With supply constrained by already-sold-rental cars and demand from consumers unable to buy new vehicles without the necessary semiconductor chips, used car prices are up. Like, way up. Used car prices increased 21 percent year-over-year in April. In fact, used cars and trucks had the largest increase among all sectors in the consumer price index.
It’s also markedly larger than the 10.3 percent year-over-year increase in classic car values that we observed in the May 2021 edition of the Hagerty Price Guide. Of course, 10.3 percent is nothing to sneeze at—it’s the third-largest year-over-year increase since the guide was launched in 2006 and the first double-digit increase in a decade. Yet it is also only half that of the used car market. No way to sugarcoat it: The collector car market is underperforming relative to the market for used cars. Does that mean collector cars are worse investments than used cars?
Not likely. Collector cars and new and used cars rarely overlap in utility and demand—people buy Chevrolet Corvettes for entirely different reasons than they buy Luminas. But the markets might be closer than expected, and the spike in the used car values might be part of what’s supercharging the classic car market. Here’s why:
The first part of the connection is due to something called anchoring. Let’s say an enthusiast bought a used Corvette five years ago for $10,000. Ask them what price that same Corvette is today, and they’ll probably remember the $10,000 amount. Sure, it might be a bit more or less, but it will probably be closer to $10,000 than $50,000. Note that this is in nominal terms and not real (inflation-adjusted) terms.
Now, instead, say that same enthusiast heard first-gen Blazers are hot. They’ve never owned one before, though. Let’s also pretend they just shopped for a 2021 Chevrolet Tahoe; MSRP somewhere between $50,000 and $70,000. Suddenly, a 1970 Chevrolet K5 Blazer CST with a 350 cid V-8 in excellent condition at $67,000 seems entirely reasonable.
Consequently, anchoring on new and used car values, especially for vintage trucks and SUVs, suggests that enthusiast vehicle appreciation should track (nominal) appreciation of new cars and used cars.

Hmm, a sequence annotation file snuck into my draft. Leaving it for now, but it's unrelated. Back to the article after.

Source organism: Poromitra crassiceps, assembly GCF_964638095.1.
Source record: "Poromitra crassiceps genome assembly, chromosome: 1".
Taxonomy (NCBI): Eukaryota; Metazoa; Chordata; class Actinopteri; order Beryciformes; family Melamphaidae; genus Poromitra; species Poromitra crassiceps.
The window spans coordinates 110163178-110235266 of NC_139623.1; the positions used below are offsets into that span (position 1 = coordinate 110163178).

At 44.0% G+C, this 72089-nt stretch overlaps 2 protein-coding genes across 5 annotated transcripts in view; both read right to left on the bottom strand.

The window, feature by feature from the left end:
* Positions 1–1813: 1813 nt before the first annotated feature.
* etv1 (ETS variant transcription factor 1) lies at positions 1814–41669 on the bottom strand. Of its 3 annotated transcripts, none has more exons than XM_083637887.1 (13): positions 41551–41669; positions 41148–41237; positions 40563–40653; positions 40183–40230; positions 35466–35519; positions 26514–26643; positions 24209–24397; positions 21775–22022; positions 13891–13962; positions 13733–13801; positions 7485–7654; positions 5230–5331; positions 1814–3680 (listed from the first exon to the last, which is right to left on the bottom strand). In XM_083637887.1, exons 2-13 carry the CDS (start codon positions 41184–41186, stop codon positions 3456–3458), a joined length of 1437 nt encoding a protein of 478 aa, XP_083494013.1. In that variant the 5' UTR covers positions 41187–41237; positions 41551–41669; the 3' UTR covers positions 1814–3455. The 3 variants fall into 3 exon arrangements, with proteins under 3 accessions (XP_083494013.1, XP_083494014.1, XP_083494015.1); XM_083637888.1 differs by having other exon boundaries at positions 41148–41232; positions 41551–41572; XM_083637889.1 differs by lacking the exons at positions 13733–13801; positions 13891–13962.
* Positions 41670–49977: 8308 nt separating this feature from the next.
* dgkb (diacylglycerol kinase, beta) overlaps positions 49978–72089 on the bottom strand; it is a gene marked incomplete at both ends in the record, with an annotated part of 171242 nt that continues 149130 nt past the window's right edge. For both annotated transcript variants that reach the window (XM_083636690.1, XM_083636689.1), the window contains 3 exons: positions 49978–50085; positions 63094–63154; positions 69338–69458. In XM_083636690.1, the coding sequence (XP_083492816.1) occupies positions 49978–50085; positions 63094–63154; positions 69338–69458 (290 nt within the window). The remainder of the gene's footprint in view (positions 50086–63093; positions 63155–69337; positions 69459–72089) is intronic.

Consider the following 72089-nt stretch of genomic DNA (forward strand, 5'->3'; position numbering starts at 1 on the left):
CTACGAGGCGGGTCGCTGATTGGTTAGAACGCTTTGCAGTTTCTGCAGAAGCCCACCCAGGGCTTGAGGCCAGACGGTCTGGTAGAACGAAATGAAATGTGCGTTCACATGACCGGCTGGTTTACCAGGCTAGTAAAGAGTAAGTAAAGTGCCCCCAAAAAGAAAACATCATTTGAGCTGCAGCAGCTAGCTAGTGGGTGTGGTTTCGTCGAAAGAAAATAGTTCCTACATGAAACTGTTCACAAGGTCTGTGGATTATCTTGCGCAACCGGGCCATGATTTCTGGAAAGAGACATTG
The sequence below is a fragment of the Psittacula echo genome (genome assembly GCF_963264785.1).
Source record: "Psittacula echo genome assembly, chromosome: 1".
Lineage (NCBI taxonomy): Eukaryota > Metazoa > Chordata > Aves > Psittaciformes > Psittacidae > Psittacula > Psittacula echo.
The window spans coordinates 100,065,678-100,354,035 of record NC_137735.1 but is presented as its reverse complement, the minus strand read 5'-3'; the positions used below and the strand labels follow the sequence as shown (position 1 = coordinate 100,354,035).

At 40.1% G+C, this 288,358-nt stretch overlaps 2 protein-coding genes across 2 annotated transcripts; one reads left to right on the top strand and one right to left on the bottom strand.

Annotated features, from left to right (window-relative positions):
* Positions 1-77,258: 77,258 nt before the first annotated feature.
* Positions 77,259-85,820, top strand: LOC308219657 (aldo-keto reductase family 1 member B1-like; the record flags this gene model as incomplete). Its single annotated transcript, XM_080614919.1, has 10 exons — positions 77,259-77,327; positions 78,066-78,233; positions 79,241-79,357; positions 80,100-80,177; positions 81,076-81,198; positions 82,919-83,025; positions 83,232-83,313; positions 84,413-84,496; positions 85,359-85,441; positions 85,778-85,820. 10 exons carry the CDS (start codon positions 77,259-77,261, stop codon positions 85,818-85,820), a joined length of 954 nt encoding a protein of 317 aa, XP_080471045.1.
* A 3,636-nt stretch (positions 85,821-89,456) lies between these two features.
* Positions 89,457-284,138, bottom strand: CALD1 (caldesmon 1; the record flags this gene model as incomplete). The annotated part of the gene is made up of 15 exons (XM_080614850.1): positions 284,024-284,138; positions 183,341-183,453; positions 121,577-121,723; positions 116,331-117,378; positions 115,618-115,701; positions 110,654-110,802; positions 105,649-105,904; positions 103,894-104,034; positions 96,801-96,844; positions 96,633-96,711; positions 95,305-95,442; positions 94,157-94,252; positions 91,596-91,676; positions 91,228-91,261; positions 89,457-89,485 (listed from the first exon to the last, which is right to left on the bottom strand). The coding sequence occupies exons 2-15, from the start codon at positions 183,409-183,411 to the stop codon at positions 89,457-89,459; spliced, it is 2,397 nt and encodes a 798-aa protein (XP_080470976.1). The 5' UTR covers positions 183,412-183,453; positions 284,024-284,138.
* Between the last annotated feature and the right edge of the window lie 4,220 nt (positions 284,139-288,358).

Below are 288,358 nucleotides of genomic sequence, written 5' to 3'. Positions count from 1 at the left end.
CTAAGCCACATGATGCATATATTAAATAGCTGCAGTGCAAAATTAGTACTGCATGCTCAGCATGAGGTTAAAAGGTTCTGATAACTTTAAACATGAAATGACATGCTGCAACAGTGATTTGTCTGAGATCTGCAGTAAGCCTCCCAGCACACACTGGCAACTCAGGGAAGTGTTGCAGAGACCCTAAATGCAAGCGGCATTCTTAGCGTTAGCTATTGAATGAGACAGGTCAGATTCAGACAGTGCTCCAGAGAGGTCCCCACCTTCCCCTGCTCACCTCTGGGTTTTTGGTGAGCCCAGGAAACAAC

The average (nominal) price of new cars and trucks in the U.S. has almost quintupled in the past forty years.
Anchoring also helps explain why values in mature sectors of the collector car market don’t change much, whereas up-and-coming sectors (trucks, 1980s and 1990s vehicles, and JDM cars, etc) that don’t have the same anchors change more quickly.
The second concept to keep in mind is substitution. No, enthusiast vehicles don’t have the same utility as new or used cars, but it might not matter for some people looking for a third or fourth vehicle. A 1970 Blazer in excellent condition might be a good substitute for a new Tahoe. A late-model example in the used car market would be a similar substitute at a lower price point.
Based on the Hagerty Price Guide, the number of vehicle generations with an average condition #3 (good) value less than the average MSRP for new cars and trucks remains fairly consistent.
That suggests that the overall collector car market follows new and used car market values; it neither gets too far ahead, nor too far behind.
So, the market for collector cars isn’t worse than the market for new and used cars, but understanding how perceptions in one affect the other helps set expectations about future appreciation.